The juxtaposition of the talk and the city begged some very big questions. Exactly how much of our time and effort (and when I say “our” I mean the BMJ as part of the entire health economy as much as anybody else) is spent trying to add mere hours of existence at the end of well-cosseted and lengthy lives, at the expense of any quality of life at all for other people?
And I ask this not as a do-gooder, socialist, or a justice campaigner, but because for all the billions spent on the achingly incremental increases to life-expectancy over the millennia, do we really see a great increase in the sum total of human happiness or does every generation merely strive to reach marginally increased expectations from the last and maintain happiness in so doing.
We are told that we may be witnessing the first generation to die at an age younger than their parents. Why is that, of itself, a bad thing?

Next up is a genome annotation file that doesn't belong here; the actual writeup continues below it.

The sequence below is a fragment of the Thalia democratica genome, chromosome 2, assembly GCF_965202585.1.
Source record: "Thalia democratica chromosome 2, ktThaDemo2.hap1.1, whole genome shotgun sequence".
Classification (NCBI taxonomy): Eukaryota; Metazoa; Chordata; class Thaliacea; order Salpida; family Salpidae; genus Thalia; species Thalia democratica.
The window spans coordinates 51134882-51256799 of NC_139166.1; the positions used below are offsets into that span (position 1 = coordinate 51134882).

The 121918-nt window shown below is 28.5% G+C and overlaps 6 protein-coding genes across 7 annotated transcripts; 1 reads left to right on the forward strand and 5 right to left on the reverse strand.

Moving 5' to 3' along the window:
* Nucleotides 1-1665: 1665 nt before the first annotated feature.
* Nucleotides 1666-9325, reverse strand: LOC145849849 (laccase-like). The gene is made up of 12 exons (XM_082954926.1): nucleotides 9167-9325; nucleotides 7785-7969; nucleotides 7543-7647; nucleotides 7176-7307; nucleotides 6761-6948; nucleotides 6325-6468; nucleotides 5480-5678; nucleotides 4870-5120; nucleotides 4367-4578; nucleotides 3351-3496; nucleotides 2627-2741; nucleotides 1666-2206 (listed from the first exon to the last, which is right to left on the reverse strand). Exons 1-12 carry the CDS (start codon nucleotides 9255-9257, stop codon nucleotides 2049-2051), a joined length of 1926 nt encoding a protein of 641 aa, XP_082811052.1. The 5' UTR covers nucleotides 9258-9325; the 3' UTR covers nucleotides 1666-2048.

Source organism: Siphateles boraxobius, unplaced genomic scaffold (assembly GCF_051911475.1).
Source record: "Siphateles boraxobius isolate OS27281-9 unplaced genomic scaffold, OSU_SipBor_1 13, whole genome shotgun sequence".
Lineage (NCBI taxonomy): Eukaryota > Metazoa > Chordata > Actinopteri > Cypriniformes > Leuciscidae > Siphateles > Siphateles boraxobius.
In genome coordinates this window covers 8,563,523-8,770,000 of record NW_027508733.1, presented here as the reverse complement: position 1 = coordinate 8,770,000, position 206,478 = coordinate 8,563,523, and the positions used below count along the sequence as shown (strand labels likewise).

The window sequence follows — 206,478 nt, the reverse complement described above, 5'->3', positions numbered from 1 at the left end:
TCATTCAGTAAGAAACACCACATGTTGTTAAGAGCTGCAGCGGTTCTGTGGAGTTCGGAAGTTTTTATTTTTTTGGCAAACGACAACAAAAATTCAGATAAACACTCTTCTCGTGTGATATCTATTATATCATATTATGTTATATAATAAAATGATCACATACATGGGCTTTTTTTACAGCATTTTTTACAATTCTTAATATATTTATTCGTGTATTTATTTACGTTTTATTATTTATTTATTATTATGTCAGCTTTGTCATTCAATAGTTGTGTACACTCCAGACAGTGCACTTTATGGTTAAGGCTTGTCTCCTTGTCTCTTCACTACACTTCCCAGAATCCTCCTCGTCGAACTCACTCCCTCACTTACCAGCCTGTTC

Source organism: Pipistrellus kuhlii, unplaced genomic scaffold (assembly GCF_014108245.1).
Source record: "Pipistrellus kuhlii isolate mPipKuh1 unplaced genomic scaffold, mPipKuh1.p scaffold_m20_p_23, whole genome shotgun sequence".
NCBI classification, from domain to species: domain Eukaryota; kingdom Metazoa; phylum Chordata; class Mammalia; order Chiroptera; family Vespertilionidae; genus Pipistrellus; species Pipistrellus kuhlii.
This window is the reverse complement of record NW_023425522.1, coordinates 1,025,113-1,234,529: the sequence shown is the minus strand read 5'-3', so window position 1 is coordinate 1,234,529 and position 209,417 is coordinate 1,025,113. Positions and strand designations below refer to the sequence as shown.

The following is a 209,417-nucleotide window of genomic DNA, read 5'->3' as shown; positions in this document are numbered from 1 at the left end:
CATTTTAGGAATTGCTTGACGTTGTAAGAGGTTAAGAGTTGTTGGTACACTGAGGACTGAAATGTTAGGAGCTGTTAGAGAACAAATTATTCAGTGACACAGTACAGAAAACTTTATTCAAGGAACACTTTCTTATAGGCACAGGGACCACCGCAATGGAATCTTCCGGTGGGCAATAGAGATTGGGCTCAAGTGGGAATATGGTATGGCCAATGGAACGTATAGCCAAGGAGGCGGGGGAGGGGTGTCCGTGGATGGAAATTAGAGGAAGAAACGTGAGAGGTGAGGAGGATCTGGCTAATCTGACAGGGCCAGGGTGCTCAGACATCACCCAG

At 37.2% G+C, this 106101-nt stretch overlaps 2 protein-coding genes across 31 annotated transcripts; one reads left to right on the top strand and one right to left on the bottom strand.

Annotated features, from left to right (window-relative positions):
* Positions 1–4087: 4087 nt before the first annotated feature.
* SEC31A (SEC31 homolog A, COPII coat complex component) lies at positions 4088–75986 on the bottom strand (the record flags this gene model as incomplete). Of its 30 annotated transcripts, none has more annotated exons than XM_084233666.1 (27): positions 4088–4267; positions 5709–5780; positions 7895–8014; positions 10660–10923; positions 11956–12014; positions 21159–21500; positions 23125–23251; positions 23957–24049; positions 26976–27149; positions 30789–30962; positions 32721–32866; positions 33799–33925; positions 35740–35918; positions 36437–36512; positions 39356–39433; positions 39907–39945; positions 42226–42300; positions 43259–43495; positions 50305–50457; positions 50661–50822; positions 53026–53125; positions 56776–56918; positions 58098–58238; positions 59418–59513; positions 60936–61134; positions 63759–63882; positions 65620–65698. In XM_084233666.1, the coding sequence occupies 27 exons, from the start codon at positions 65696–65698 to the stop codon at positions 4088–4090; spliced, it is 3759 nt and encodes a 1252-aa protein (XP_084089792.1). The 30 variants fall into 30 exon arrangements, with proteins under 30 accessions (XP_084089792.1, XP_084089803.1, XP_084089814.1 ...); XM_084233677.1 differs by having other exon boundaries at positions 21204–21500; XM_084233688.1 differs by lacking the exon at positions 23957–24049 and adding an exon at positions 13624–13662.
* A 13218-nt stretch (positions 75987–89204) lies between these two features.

Looking at a history of humanity beyond medicine, is love expressed so much better now than by Shakespeare? Do we laugh so much harder than the Ancient Greeks at Aristophanes? Do we celebrate with more joy than a hundred days’ feasting in Rome? Or is the medical world measuring human progress merely by longevity at all costs?
And so going back to the AAMC’s talk, small data is something we can go after. It is something that may stretch a 90-year old’s life ever further. But does that mean we should, and what are we not doing instead?
It’s so easy to be mawkish and sentimental about these things that I want to dismiss what I’m writing as simplistic teenage sophistry given ballast by an unusually stark contrast of futuristic research talks and a major homeless epidemic.